Detail of the Month: Passive Solar Design 
Detail Of The Month

Types of Passive Solar Designs

Passive solar designs can generally be classified as one of three types, depending on where the solar heat is collected relative to where it is used: direct gain, indirect gain or isolated gain. The basic components are illustrated in Figure 1 below.

Direct Gain Systems

In a direct gain space, solar energy penetrates directly into the space where it is stored and used. Direct gain systems are the simplest to install since only windows and mass are required. Figure 1a shows the proper use of thermal mass in the walls and on the floor. Heat is collected and distributed by transmission through the windows, absorption at the mass surface, and convection and radiation within the room. Using sufficient thermal mass improves performance and comfort.

Indirect Gain

With indirect gain, a thermal storage material is used between the glazing and the space to be heated to collect, store and distribute solar radiation. An example is the trombe wall (see Figure 1b). A trombe wall uses a south-facing masonry wall faced with glazing placed 3/4 to 2 inch (19-51 mm) from the masonry. Heat from sunlight passing through the glass is absorbed by the masonry and slowly transferred through the wall to the interior space. Shading and/or ventilation are used to prevent unwanted heat gains during warmer periods. Vents at the top and bottom of a trombe wall are sometimes included to set up a convective current for passive cooling.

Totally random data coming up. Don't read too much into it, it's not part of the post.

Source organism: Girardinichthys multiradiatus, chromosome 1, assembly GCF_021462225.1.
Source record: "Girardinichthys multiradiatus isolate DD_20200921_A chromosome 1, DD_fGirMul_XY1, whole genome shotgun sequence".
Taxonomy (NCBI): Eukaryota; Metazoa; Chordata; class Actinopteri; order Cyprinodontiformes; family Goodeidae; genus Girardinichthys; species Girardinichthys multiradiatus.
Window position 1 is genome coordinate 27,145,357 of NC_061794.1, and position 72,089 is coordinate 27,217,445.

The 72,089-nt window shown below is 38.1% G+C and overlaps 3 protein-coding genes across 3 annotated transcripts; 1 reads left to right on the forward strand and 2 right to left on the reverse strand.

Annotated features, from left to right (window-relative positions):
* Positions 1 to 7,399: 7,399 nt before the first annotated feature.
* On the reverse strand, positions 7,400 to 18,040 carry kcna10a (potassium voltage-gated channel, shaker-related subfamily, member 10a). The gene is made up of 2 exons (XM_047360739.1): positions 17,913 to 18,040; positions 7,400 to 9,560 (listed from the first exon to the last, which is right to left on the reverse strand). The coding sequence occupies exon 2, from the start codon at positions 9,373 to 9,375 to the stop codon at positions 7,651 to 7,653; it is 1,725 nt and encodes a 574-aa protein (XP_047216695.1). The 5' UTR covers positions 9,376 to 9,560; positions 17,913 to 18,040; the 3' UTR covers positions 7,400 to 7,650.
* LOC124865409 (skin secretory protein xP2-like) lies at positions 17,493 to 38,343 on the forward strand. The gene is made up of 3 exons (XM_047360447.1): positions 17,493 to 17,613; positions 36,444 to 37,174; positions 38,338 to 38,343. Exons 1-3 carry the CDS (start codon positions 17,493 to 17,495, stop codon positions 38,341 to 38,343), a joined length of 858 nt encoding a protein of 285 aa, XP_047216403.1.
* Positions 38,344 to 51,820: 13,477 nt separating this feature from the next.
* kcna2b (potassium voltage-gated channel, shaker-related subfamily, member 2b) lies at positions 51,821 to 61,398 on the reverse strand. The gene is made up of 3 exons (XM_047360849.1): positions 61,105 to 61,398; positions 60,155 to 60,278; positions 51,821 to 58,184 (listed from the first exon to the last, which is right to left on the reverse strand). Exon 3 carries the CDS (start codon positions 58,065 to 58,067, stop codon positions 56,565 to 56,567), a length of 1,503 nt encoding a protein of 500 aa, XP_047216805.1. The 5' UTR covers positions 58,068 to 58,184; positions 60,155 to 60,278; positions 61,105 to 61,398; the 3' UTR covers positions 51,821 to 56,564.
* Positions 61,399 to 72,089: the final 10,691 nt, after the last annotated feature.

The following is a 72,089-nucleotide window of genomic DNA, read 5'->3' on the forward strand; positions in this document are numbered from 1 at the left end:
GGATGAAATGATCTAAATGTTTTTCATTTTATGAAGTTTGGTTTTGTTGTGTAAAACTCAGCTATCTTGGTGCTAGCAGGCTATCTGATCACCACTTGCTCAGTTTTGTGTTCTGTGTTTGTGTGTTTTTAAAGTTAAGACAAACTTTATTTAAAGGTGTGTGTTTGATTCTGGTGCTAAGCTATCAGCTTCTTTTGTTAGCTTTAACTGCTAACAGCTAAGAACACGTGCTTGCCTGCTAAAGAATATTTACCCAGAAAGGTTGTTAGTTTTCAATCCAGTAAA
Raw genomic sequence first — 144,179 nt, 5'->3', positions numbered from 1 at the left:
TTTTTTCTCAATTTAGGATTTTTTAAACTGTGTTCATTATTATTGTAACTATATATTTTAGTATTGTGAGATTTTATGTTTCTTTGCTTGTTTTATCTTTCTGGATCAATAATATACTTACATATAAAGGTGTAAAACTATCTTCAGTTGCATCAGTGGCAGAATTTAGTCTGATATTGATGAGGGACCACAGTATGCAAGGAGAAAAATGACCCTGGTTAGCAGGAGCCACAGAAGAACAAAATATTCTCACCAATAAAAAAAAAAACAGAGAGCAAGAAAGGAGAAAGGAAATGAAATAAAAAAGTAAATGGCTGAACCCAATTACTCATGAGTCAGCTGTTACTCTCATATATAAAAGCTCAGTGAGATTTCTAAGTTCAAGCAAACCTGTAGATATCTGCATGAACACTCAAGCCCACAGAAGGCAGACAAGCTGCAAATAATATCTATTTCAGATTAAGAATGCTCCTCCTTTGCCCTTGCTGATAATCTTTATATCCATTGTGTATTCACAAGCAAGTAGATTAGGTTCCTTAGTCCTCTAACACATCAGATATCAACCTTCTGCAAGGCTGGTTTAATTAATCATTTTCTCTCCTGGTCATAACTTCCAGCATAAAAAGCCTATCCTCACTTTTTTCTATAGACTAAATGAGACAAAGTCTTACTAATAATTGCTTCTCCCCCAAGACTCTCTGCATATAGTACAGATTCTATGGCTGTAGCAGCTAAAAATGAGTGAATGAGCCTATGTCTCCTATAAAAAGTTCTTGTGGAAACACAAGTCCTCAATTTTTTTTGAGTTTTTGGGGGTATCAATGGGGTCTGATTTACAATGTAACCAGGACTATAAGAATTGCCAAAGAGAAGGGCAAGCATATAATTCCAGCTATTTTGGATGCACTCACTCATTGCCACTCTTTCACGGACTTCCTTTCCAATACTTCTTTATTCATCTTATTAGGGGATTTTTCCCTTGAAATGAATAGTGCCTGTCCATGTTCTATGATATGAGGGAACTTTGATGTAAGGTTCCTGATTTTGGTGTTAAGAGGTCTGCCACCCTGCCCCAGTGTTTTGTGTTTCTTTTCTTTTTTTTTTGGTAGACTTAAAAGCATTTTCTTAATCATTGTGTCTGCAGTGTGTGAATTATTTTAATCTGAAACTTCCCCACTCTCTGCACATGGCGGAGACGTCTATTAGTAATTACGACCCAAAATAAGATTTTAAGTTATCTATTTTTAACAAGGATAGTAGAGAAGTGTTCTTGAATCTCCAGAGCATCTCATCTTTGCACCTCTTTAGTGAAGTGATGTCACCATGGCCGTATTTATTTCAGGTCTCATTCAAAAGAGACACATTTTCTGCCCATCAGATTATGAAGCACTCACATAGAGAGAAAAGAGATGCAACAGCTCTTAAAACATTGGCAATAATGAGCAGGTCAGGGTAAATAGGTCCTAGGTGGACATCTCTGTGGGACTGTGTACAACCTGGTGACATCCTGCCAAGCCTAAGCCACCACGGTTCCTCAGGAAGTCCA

Isolated Gain

Isolated gain systems, such as sunspaces, collect solar energy in an area that can be closed off from the rest of the building. In addition to thermal mass floors, sunspaces typically use concrete masonry walls for thermal storage and as a heat transfer “valve” between the sunspace and the living or working space. Sunspace heat can be moved through vents with back-draft dampers to prevent improper flow. A fan, doors and/or windows can also be used to circulate warm air to the living space. Because of the potential for overheating, care must be used when designing with sloped (i.e.,overhead) glazings. Vertical glazings and pop-up skylights can be used with only a small decrease in performance.Vertical glazing is less expensive than sloped glazing, and overheating is more easily prevented.

For more information on passive solar using concrete masonry, see TEK 6-5A. Go to www.ncma.org for links to sponsoring member e-tek sites.